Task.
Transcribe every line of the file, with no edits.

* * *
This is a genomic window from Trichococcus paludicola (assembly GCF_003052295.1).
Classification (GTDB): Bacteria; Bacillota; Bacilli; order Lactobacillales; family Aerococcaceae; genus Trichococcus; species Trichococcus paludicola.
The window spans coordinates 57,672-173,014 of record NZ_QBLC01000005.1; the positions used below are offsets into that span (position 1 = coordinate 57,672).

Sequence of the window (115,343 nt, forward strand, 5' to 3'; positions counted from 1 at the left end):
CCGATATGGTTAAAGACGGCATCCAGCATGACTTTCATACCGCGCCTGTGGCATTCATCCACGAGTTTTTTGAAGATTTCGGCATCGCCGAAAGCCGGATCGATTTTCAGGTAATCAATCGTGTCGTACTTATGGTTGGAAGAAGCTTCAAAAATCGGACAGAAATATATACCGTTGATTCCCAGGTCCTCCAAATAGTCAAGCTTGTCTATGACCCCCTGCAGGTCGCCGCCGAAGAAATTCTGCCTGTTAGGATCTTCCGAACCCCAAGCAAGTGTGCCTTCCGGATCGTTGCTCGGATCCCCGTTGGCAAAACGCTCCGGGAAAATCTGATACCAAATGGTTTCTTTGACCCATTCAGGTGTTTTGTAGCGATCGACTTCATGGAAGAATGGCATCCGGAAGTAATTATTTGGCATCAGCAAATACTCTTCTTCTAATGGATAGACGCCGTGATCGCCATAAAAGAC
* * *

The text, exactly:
This is a genomic window from Trichococcus paludicola (assembly GCF_003052295.1).
Classification (GTDB): Bacteria; Bacillota; Bacilli; order Lactobacillales; family Aerococcaceae; genus Trichococcus; species Trichococcus paludicola.
The window spans coordinates 57,672-173,014 of record NZ_QBLC01000005.1; the positions used below are offsets into that span (position 1 = coordinate 57,672).

Sequence of the window (115,343 nt, forward strand, 5' to 3'; positions counted from 1 at the left end):
CCGATATGGTTAAAGACGGCATCCAGCATGACTTTCATACCGCGCCTGTGGCATTCATCCACGAGTTTTTTGAAGATTTCGGCATCGCCGAAAGCCGGATCGATTTTCAGGTAATCAATCGTGTCGTACTTATGGTTGGAAGAAGCTTCAAAAATCGGACAGAAATATATACCGTTGATTCCCAGGTCCTCCAAATAGTCAAGCTTGTCTATGACCCCCTGCAGGTCGCCGCCGAAGAAATTCTGCCTGTTAGGATCTTCCGAACCCCAAGCAAGTGTGCCTTCCGGATCGTTGCTCGGATCCCCGTTGGCAAAACGCTCCGGGAAAATCTGATACCAAATGGTTTCTTTGACCCATTCAGGTGTTTTGTAGCGATCGACTTCATGGAAGAATGGCATCCGGAAGTAATTATTTGGCATCAGCAAATACTCTTCTTCTAATGGATAGACGCCGTGATCGCCATAAAAGAC